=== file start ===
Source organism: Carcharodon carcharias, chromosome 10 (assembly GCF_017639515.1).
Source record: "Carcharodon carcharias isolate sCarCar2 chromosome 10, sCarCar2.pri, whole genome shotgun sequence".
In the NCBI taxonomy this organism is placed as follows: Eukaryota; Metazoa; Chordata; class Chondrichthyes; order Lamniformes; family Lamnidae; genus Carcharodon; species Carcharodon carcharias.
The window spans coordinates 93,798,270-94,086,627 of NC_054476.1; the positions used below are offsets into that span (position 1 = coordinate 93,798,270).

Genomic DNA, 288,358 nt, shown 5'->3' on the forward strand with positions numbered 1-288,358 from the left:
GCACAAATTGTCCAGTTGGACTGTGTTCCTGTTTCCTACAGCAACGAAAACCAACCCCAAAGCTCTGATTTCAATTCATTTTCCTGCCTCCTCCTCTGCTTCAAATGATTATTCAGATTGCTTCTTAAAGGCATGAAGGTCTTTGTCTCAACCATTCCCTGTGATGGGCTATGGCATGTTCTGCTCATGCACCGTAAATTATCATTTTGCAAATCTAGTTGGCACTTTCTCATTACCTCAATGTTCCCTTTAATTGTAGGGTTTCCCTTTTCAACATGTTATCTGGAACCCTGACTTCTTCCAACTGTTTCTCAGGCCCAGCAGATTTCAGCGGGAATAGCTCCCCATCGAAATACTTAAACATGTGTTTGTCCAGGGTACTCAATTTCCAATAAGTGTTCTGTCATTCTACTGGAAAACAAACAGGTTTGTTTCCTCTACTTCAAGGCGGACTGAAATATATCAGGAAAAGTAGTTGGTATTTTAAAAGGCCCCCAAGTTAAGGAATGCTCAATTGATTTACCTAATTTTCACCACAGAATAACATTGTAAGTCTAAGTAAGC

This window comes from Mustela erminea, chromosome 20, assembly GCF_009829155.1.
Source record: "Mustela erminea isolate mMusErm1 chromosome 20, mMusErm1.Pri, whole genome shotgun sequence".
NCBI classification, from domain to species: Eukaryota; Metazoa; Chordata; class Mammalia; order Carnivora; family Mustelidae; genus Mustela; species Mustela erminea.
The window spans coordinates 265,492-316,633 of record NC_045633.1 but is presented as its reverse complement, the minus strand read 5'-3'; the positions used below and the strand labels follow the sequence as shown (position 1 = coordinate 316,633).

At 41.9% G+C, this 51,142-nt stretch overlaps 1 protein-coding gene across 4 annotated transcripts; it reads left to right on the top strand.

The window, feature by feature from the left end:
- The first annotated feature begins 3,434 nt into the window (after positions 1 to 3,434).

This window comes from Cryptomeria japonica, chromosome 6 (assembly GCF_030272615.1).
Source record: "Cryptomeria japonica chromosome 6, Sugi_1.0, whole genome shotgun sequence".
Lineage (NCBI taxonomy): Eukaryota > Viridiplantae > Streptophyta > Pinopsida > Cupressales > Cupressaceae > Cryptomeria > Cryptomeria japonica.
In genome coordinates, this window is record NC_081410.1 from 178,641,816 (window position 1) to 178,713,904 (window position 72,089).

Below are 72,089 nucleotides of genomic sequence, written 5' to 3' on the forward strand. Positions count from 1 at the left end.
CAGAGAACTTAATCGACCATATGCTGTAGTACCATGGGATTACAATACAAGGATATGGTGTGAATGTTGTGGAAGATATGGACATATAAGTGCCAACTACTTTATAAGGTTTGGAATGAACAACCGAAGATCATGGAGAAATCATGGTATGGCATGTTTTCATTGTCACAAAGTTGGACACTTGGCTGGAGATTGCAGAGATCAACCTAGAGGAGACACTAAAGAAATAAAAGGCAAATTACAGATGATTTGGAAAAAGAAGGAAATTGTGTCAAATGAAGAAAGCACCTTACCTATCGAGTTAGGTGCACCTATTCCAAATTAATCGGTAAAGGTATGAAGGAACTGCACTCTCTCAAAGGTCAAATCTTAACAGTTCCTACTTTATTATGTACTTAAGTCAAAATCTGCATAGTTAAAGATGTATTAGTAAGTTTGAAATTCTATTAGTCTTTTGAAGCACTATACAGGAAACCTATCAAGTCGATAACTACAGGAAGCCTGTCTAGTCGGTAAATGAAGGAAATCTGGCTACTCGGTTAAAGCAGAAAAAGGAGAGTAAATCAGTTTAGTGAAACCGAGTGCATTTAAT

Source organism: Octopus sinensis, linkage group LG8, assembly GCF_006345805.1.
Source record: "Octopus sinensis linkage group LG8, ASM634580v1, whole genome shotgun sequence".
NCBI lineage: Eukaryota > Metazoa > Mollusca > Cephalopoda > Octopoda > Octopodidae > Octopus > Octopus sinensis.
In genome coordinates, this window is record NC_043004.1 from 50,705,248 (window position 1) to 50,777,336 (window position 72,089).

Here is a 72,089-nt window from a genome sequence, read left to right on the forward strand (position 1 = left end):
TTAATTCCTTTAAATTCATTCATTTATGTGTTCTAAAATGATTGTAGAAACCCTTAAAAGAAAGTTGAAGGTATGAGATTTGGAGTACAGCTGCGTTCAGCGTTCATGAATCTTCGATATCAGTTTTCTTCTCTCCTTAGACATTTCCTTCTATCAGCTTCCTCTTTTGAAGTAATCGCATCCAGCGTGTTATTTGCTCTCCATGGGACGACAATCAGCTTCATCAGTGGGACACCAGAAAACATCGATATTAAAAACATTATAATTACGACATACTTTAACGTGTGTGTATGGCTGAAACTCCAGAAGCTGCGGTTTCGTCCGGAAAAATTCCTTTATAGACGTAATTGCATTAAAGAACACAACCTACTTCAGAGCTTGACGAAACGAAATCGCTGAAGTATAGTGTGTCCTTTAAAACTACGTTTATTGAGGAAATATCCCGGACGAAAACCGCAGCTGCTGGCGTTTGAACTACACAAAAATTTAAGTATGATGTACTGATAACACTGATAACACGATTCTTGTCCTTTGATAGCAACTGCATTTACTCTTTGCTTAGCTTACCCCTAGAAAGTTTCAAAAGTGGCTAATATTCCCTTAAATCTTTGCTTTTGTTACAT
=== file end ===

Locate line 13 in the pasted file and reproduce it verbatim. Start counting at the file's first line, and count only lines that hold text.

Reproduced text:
- The first annotated feature begins 3,434 nt into the window (after positions 1 to 3,434).